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New Drug May Help Fight Rare Bone Marrow Disorder: MedlinePlus

New Drug May Help Fight Rare Bone Marrow Disorder: MedlinePlus

New Drug May Help Fight Rare Bone Marrow Disorder

Jakafi won't cure myelofibrosis, but it improves quality of life, studies find
URL of this page: http://www.nlm.nih.gov/medlineplus/news/fullstory_122447.html (*this news item will not be available after 05/29/2012)

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WEDNESDAY, Feb. 29 (HealthDay News) -- Two new studies confirm that the new drug ruxolitinib can help people with the rare bone marrow disorder called myelofibrosis.
While the drug, marketed in the United States under the brand name Jakafi, won't cure myelofibrosis, it can help ease symptoms, improve quality of life, and possibly improve survival according to the studies.
"This is probably the most thrilling development I have seen in my career. The drug delivers rapid, durable benefit which makes a great difference to patients' lives," said the lead author of one of the studies, Dr. Claire Harrison, a consultant hematologist at Guy's Hospital in London.
And, the lead author of the other study, Dr. Srdan Verstovsek, an associate professor in the leukemia department at the M.D. Anderson Cancer Center in Houston, said his team's study "shows that ruxolitinib provides a significant durable clinical benefit in terms of spleen-size reduction and myelofibrosis-related symptom improvement that leads to an overall survival benefit."
Results of both studies are published in the March 1 issue of the New England Journal of Medicine.
Verstovsek's study was funded by Incyte, the manufacturer of Jakafi, which was approved by the U.S. Food and Drug Administration in November 2011. Harrison's study was funded by Novartis, the company that will market the drug outside the United States. The drug is not currently approved in Europe.
The drug is expensive, costing about $84,000 a year.
Myelofibrosis is a bone marrow disorder that causes scar tissue to develop in the place of bone marrow. When the bone marrow becomes scarred, it can't produce enough blood cells any more. This causes a number of problems including an enlarged spleen, a feeling of fullness, bone pain, bruising, easy bleeding, tiredness and shortness of breath when exercising, according to the U.S. National Library of Medicine.
Estimates of the prevalence of myelofibrosis in the United States vary, but one study from the Mayo Clinic calculates that about 30,000 Americans have the disorder.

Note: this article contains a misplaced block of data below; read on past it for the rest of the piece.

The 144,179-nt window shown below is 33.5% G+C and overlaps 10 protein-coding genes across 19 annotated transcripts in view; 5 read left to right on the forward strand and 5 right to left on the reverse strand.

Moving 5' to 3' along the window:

There is no specific treatment approved to cure myelofibrosis, though bone marrow transplants may be successful, according to Dr. Alan Astrow, director of hematology and medical oncology at the Maimonides Medical Center in New York City.
But, for those who don't qualify for a bone marrow transplant, treatment is directed to relieving symptoms, such as blood transfusions to help relieve fatigue, excessive bleeding and shortness of breath.
Verstovsek's study included 299 people with myelofibrosis defined as intermediate-2 or high-risk myelofibrosis, a group that represents about 80 percent of people with myelofibrosis, according to the author. Half the group was randomly chosen to receive ruxolitinib twice daily, while the other half was given an inactive "placebo" twice daily.
Almost 42 percent of those on ruxolitinib had a significant reduction in the size of their spleens at 24 weeks of therapy, compared with less than 1 percent of the group receiving the placebo. About 46 percent receiving the drug reported a significant reduction in their symptoms versus about 5 percent of those on placebo, according to Verstovsek's study.
His team also found the risk of death during the study was decreased by 50 percent for those taking the medication.
Harrison's study included 219 people with the same level of myelofibrosis. Of those, 146 people were randomly chosen to receive ruxolitinib and 73 were given standard treatments to relieve symptoms.
After 48 weeks, 28 percent of those on ruxolitinib had a significant reduction in their spleen size, while no one in the standard treatment therapy achieved this goal. Those in the ruxolitinib group reported more symptom relief and better quality of life than those receiving usual care, according to the study. Harrison's study didn't find an effect on overall survival.
The drug appeared to be well tolerated in both studies, and both study authors agreed that the benefits of the medication outweighed any potential risks.
Maimonides' director Astrow said, "Ruxolitinib appears to be useful for patients who have symptoms related to large spleens, who aren't candidates for bone marrow transplant. This drug appears to be effective in significantly reducing the size of the spleen and in helping patients feel better. Their appetites improved, they had less pain and they had more energy. Overall, the results seem to show improved quality of life. But, it's not a cure," he added.
"We hope this is a first step toward improved treatment for people with this disease that currently has no curative therapy aside from allogeneic bone marrow transplants for some patients," Astrow said.
The wholesale cost of Jakafi in the United States is about $7,000 a month, according to Incyte, the drug's manufacturer. Astrow said that once someone is on this medication, they generally stay on it. He said if the drug is stopped, symptoms often return, sometimes "suddenly and severely."
SOURCES: Claire Harrison, D.M., consultant hematologist, Guy's Hospital, London; Srdan Verstovsek, M.D., Ph.D., associate professor, leukemia department, M.D. Anderson Cancer Center, Houston; Alan Astrow, M.D., director, hematology and medical oncology, Maimonides Medical Center, New York City; March 1, 2012, New England Journal of Medicine
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